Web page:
The parties can establish their own timetable and are not bound by the artificial constraints established by someone else
The parties establish their own rules
Negotiating an agreement will guarantee that transaction costs will be dramatically reduced
The parties are not required to reach an agreement
The parties control the process and the outcome
MEDIATION: uses a neutral third party to facilitate the discussion between the parties in an attempt to help the parties resolve their dispute. Private mediation may be selected before litigation is initiated. If the mediation does not produce a settlement, a party can file a complaint and begin the litigation process. If the parties resolve their disputes through mediation, they will terminate the litigation process by filing motions to dismiss with prejudice.
The decision to mediate requires actual consent and planning by both parties because a neutral third party will participate in the process.
Preparing for mediation requires rules to be selected (since mediation is private, the parties can draft their own rules), the selection of a mediator, the selection of timing and the setting for the mediation, and the preparation of the participants for their roles in the process.
The mediator’s opening comments introduce the parties to the mediation process
The parties’ opening statements present the facts and feelings as perceived by the parties
The mediator helps the parties negotiate and work toward an agreement
The mediator helps the parties refine and finalize their agreement
As more and more people choose this route over litigation, there is an increasing need for skilled mediators, and paralegals have a tremendous opportunity to fill this void by utilizing their analytical abilities and undergoing formal training in mediation. Because a mediator can be a non-attorney, this is one area that paralegals may consider for further professional.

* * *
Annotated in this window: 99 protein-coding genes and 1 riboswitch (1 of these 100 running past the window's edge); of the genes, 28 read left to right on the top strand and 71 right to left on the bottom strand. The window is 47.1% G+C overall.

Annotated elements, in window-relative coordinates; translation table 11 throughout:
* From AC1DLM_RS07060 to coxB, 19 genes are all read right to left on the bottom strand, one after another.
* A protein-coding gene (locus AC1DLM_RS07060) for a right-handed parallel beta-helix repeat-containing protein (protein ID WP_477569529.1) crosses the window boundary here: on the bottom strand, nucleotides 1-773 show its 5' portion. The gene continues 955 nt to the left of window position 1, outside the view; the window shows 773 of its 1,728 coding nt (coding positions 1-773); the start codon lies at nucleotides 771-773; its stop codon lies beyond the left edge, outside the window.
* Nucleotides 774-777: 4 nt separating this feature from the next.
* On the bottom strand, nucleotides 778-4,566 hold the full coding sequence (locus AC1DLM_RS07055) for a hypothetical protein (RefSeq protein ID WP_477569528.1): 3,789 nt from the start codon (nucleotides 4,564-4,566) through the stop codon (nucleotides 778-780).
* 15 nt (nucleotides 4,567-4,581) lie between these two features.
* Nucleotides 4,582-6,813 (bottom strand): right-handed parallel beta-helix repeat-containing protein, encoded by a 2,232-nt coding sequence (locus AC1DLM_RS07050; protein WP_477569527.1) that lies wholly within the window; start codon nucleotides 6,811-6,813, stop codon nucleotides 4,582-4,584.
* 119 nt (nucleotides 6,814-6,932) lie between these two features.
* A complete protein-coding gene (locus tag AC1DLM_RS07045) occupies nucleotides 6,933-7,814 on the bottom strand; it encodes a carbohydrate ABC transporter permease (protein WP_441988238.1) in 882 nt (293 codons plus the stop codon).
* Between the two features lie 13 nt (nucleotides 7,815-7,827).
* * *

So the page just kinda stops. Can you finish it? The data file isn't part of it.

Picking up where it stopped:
THE ADVANTAGES AND DISADVANTAGES OF MEDIATION
The decision to mediate is based on personal or business factors and not on legal principles
Mediation can be a problem if one or both parties are withholding information
Another problem with mediation can arise if one party is very passive and likely to be bulldozed by the other
If mediation does not succeed, the parties may have wasted time and money on the process and still face the expenses of a trial
Mediation does not require a lawyer to be present during one or more of the sessions
Mediation is an extremely quick process
Even though there are normally no lawyers present at mediation, the agreement between the parties involved is legally binding in most judicial systems
With mediation, anything can be mediated. That means the smallest of disagreements, such as, a dispute over a water bill can be mediated
With mediation, the mediator that is hired is an outside party
Another disadvantage of mediation is that either party can withdraw from the proceedings at any time
Only one court appearance
Substantially reduced conflict and stress
Less costly than litigation
More control over the outcome of your case
Control over time and cost
Direct communication between the parties
Considers all family members